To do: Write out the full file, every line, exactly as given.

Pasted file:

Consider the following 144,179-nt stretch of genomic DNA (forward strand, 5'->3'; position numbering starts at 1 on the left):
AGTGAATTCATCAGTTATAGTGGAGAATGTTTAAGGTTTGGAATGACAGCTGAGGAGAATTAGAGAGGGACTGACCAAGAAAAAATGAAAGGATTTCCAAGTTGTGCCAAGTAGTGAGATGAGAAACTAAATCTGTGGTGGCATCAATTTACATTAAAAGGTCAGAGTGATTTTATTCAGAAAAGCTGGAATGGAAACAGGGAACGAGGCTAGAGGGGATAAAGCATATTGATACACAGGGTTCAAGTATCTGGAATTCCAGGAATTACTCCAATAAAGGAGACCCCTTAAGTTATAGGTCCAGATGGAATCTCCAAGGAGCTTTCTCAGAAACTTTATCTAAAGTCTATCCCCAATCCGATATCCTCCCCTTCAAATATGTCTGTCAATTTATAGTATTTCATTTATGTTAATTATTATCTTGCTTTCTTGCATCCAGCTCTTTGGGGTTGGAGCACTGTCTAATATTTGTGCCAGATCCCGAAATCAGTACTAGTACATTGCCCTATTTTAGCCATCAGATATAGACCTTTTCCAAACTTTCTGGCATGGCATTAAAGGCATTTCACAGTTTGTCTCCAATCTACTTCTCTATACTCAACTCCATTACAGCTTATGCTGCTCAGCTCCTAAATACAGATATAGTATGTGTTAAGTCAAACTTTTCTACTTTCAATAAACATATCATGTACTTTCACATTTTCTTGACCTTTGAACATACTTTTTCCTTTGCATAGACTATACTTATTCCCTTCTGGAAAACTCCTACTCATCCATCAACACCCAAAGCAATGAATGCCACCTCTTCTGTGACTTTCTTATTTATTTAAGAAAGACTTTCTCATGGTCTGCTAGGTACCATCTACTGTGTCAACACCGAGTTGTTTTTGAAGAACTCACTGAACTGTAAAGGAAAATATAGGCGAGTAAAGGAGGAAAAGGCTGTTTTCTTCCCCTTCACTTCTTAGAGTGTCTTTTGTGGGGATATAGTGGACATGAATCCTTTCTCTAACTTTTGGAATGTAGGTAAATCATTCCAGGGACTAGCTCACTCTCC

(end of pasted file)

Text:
Consider the following 144,179-nt stretch of genomic DNA (forward strand, 5'->3'; position numbering starts at 1 on the left):
AGTGAATTCATCAGTTATAGTGGAGAATGTTTAAGGTTTGGAATGACAGCTGAGGAGAATTAGAGAGGGACTGACCAAGAAAAAATGAAAGGATTTCCAAGTTGTGCCAAGTAGTGAGATGAGAAACTAAATCTGTGGTGGCATCAATTTACATTAAAAGGTCAGAGTGATTTTATTCAGAAAAGCTGGAATGGAAACAGGGAACGAGGCTAGAGGGGATAAAGCATATTGATACACAGGGTTCAAGTATCTGGAATTCCAGGAATTACTCCAATAAAGGAGACCCCTTAAGTTATAGGTCCAGATGGAATCTCCAAGGAGCTTTCTCAGAAACTTTATCTAAAGTCTATCCCCAATCCGATATCCTCCCCTTCAAATATGTCTGTCAATTTATAGTATTTCATTTATGTTAATTATTATCTTGCTTTCTTGCATCCAGCTCTTTGGGGTTGGAGCACTGTCTAATATTTGTGCCAGATCCCGAAATCAGTACTAGTACATTGCCCTATTTTAGCCATCAGATATAGACCTTTTCCAAACTTTCTGGCATGGCATTAAAGGCATTTCACAGTTTGTCTCCAATCTACTTCTCTATACTCAACTCCATTACAGCTTATGCTGCTCAGCTCCTAAATACAGATATAGTATGTGTTAAGTCAAACTTTTCTACTTTCAATAAACATATCATGTACTTTCACATTTTCTTGACCTTTGAACATACTTTTTCCTTTGCATAGACTATACTTATTCCCTTCTGGAAAACTCCTACTCATCCATCAACACCCAAAGCAATGAATGCCACCTCTTCTGTGACTTTCTTATTTATTTAAGAAAGACTTTCTCATGGTCTGCTAGGTACCATCTACTGTGTCAACACCGAGTTGTTTTTGAAGAACTCACTGAACTGTAAAGGAAAATATAGGCGAGTAAAGGAGGAAAAGGCTGTTTTCTTCCCCTTCACTTCTTAGAGTGTCTTTTGTGGGGATATAGTGGACATGAATCCTTTCTCTAACTTTTGGAATGTAGGTAAATCATTCCAGGGACTAGCTCACTCTCC